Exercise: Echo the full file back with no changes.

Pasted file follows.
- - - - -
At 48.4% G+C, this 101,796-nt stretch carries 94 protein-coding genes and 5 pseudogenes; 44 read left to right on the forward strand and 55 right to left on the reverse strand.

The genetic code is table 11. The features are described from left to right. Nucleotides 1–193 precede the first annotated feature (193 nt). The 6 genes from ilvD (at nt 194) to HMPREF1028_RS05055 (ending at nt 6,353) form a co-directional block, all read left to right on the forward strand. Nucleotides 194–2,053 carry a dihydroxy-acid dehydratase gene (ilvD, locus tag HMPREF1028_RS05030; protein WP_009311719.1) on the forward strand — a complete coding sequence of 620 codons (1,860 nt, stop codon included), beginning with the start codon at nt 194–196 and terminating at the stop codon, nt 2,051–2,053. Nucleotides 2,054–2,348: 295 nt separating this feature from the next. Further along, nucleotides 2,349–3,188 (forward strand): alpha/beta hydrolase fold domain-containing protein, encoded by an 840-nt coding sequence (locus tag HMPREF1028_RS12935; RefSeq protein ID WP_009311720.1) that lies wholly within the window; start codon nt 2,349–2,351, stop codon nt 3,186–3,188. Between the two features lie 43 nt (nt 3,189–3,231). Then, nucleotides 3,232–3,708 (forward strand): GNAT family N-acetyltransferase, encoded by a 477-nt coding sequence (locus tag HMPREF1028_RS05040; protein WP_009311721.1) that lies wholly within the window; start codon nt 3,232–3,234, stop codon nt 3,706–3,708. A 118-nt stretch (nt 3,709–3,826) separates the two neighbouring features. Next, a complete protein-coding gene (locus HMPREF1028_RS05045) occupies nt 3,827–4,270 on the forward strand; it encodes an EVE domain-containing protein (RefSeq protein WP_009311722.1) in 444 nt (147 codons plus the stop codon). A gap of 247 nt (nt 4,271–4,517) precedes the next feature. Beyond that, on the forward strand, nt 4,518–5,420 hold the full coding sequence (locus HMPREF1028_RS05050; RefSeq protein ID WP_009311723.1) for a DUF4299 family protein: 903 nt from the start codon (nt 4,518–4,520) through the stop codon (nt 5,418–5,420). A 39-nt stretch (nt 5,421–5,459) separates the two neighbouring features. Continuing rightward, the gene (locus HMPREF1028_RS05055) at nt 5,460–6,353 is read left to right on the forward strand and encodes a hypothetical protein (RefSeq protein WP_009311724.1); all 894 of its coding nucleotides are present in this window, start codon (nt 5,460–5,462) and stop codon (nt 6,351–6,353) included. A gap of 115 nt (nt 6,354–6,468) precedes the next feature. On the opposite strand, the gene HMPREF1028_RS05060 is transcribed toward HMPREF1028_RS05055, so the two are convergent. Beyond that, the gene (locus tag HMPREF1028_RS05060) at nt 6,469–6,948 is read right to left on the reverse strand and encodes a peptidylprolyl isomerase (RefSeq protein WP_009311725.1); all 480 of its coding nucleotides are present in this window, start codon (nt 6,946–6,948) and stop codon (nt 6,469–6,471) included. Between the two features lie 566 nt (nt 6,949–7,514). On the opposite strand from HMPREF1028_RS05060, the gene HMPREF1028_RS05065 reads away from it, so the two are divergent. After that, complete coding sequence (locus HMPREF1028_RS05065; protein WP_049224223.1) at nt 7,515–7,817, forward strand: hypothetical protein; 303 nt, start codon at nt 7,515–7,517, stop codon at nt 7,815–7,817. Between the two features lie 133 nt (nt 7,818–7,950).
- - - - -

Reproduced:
At 48.4% G+C, this 101,796-nt stretch carries 94 protein-coding genes and 5 pseudogenes; 44 read left to right on the forward strand and 55 right to left on the reverse strand.

The genetic code is table 11. The features are described from left to right. Nucleotides 1–193 precede the first annotated feature (193 nt). The 6 genes from ilvD (at nt 194) to HMPREF1028_RS05055 (ending at nt 6,353) form a co-directional block, all read left to right on the forward strand. Nucleotides 194–2,053 carry a dihydroxy-acid dehydratase gene (ilvD, locus tag HMPREF1028_RS05030; protein WP_009311719.1) on the forward strand — a complete coding sequence of 620 codons (1,860 nt, stop codon included), beginning with the start codon at nt 194–196 and terminating at the stop codon, nt 2,051–2,053. Nucleotides 2,054–2,348: 295 nt separating this feature from the next. Further along, nucleotides 2,349–3,188 (forward strand): alpha/beta hydrolase fold domain-containing protein, encoded by an 840-nt coding sequence (locus tag HMPREF1028_RS12935; RefSeq protein ID WP_009311720.1) that lies wholly within the window; start codon nt 2,349–2,351, stop codon nt 3,186–3,188. Between the two features lie 43 nt (nt 3,189–3,231). Then, nucleotides 3,232–3,708 (forward strand): GNAT family N-acetyltransferase, encoded by a 477-nt coding sequence (locus tag HMPREF1028_RS05040; protein WP_009311721.1) that lies wholly within the window; start codon nt 3,232–3,234, stop codon nt 3,706–3,708. A 118-nt stretch (nt 3,709–3,826) separates the two neighbouring features. Next, a complete protein-coding gene (locus HMPREF1028_RS05045) occupies nt 3,827–4,270 on the forward strand; it encodes an EVE domain-containing protein (RefSeq protein WP_009311722.1) in 444 nt (147 codons plus the stop codon). A gap of 247 nt (nt 4,271–4,517) precedes the next feature. Beyond that, on the forward strand, nt 4,518–5,420 hold the full coding sequence (locus HMPREF1028_RS05050; RefSeq protein ID WP_009311723.1) for a DUF4299 family protein: 903 nt from the start codon (nt 4,518–4,520) through the stop codon (nt 5,418–5,420). A 39-nt stretch (nt 5,421–5,459) separates the two neighbouring features. Continuing rightward, the gene (locus HMPREF1028_RS05055) at nt 5,460–6,353 is read left to right on the forward strand and encodes a hypothetical protein (RefSeq protein WP_009311724.1); all 894 of its coding nucleotides are present in this window, start codon (nt 5,460–5,462) and stop codon (nt 6,351–6,353) included. A gap of 115 nt (nt 6,354–6,468) precedes the next feature. On the opposite strand, the gene HMPREF1028_RS05060 is transcribed toward HMPREF1028_RS05055, so the two are convergent. Beyond that, the gene (locus tag HMPREF1028_RS05060) at nt 6,469–6,948 is read right to left on the reverse strand and encodes a peptidylprolyl isomerase (RefSeq protein WP_009311725.1); all 480 of its coding nucleotides are present in this window, start codon (nt 6,946–6,948) and stop codon (nt 6,469–6,471) included. Between the two features lie 566 nt (nt 6,949–7,514). On the opposite strand from HMPREF1028_RS05060, the gene HMPREF1028_RS05065 reads away from it, so the two are divergent. After that, complete coding sequence (locus HMPREF1028_RS05065; protein WP_049224223.1) at nt 7,515–7,817, forward strand: hypothetical protein; 303 nt, start codon at nt 7,515–7,517, stop codon at nt 7,815–7,817. Between the two features lie 133 nt (nt 7,818–7,950).